Phyllis McGuire | Barbara Ernst Prey reflects on her connection to Mass MoCA and her new giant watercolor

WILLIAMSTOWN — I never expected to meet an internationally acclaimed artist when I was just strolling in my neighborhood.

But one day, a couple of feet away from me, Barbara Ernst Prey stepped out of a car.

As an admirer of the American artist's work — landscapes, seascapes, places of worship, farmhouses, American flags and more, I know that her paintings are displayed in the Brooklyn Museum of Art, the Smithsonian Museum of Art and embassies around the world.

Among her accolades and awards, Prey was commissioned by the National Aeronautics Space Agency to create four paintings of space flights, and was commissioned to paint the 2003 White House Christmas card. The latter makes her one of two living females to have their work in the White House collection.

The day I happened to meet Prey, she was in Williamstown in connection with a commission she had received from Mass MoCA to create a monumental watercolor painting on paper, depicting their Building 6.

"We wanted something that would bring the watercolor medium to a new level in America," Prey said, referring to her collaboration with Mass MoCA Director Joseph Thompson on concepts for the painting.

Now at 8 feet tall by 15 feet wide, "Building 6 Portrait: Interior" is the only known watercolor of that magnitude around the world. The unique painting has been exhibited in Building 6 since May 28 when the new building was unveiled.

Prey has homes/studios in New York, Maine and here in Williamstown. "Each location affects my work in a different way," the artist said when we spoke via phone.

"I grew up in Long Island, where we could see the [Long Island] Sound from my mother's studio. My mother was an incredible role model, " Prey said of Ellen Ernst, who was a professional artist and head of the design department at Pratt Institute.

As a young child, Prey started going with her mother to paint alongside her in her studio. Prey had her first juried show when she was 9.

I asked if she believed talent can be inherited. "It's a gift you are given. But you have to work on it,'' said the artist, who graduated from William College in 1979 and later earned a master's degree at Harvard University.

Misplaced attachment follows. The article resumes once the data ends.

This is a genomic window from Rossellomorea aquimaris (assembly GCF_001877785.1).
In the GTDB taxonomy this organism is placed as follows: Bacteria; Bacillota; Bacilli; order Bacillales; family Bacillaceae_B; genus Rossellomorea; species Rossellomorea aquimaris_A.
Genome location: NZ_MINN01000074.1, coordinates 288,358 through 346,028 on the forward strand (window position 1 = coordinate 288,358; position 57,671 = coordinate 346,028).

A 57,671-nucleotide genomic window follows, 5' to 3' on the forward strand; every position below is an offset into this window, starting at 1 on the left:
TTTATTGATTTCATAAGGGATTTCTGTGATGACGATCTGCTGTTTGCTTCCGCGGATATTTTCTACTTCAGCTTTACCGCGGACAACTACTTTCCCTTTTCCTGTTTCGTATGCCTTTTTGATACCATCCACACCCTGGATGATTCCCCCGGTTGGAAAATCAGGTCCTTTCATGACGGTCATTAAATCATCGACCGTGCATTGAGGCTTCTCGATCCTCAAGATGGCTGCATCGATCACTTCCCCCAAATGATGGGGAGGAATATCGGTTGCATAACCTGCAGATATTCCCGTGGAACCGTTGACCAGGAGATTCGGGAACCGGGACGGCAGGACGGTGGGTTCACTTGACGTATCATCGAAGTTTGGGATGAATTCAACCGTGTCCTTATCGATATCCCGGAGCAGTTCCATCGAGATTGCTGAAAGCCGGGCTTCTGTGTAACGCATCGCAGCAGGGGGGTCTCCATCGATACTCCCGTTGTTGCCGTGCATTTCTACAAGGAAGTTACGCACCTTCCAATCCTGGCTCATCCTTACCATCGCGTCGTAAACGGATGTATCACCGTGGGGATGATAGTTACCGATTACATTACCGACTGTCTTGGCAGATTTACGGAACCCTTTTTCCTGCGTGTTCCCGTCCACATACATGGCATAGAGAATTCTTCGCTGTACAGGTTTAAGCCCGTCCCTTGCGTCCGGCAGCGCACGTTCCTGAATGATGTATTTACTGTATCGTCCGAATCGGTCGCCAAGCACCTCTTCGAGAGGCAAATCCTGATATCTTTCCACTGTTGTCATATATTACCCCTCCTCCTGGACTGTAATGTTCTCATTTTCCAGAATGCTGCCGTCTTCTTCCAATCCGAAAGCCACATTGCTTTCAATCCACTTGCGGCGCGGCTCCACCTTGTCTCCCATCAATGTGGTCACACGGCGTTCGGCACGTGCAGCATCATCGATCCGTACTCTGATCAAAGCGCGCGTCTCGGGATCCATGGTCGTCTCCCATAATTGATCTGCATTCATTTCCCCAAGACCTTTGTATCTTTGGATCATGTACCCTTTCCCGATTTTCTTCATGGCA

"I wrote my honors thesis with (the late) Lane Faison in Art History at Williams College. Lane was one of the deans of the Williams Art Mafia as well as a Monument Man. ... My thesis was to be the first chapter of his book on Southern German Baroque and Rococo Art and Architecture and I spent many afternoons with Lane poring over architectural drawings and interior photos to examine space," Prey said. "Because of Lane, I continued my studies on a Fulbright Scholarship examining, drawing and looking at art and architecture in Europe."

In Prey's almost 40-year career as an artist, she spent 10 years doing artwork for The New Yorker, many with architectural themes.

In 2015, Prey was excited to start working on her iconic painting of Mass MoCA'S Building 6, but there were many problems to solve in the process before she could even begin.

She explained how one challenge was overcome: "Because watercolor needs to be painted on a slant so the paint doesn't drip, we built special supports and I had ladders and scaffolding so I could paint from top to bottom."

Prey said of the interior of Building 6: "The color, ethereal light and architecture made it a mystical, spiritual type of space." (I think Prey has captured those aspects in "Building 6 Portrait: Interior")

Years ago it was Lane Faison who first brought Prey to Mass MoCA. "He wanted me to see the space; he was so excited about it," Prey recalled. "I remember going through the building with him before it opened so it is a nice circle to come back and now I paint a monumental painting of the new space. It has a very personal connection for me."

Phyllis McGuire writes from her home in Williamstown. The opinions expressed by columnists do not necessarily reflect the views of The Berkshire Eagle.


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